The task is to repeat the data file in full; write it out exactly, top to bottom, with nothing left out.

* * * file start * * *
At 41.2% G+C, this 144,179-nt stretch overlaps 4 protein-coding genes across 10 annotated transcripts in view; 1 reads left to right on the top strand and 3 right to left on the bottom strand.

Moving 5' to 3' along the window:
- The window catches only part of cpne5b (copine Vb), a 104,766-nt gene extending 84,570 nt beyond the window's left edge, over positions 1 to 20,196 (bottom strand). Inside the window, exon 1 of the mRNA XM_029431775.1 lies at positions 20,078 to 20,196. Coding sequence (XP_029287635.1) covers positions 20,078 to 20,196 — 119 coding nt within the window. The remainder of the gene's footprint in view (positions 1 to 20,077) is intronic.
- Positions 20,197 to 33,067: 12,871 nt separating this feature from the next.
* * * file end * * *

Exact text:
At 41.2% G+C, this 144,179-nt stretch overlaps 4 protein-coding genes across 10 annotated transcripts in view; 1 reads left to right on the top strand and 3 right to left on the bottom strand.

Moving 5' to 3' along the window:
- The window catches only part of cpne5b (copine Vb), a 104,766-nt gene extending 84,570 nt beyond the window's left edge, over positions 1 to 20,196 (bottom strand). Inside the window, exon 1 of the mRNA XM_029431775.1 lies at positions 20,078 to 20,196. Coding sequence (XP_029287635.1) covers positions 20,078 to 20,196 — 119 coding nt within the window. The remainder of the gene's footprint in view (positions 1 to 20,077) is intronic.
- Positions 20,197 to 33,067: 12,871 nt separating this feature from the next.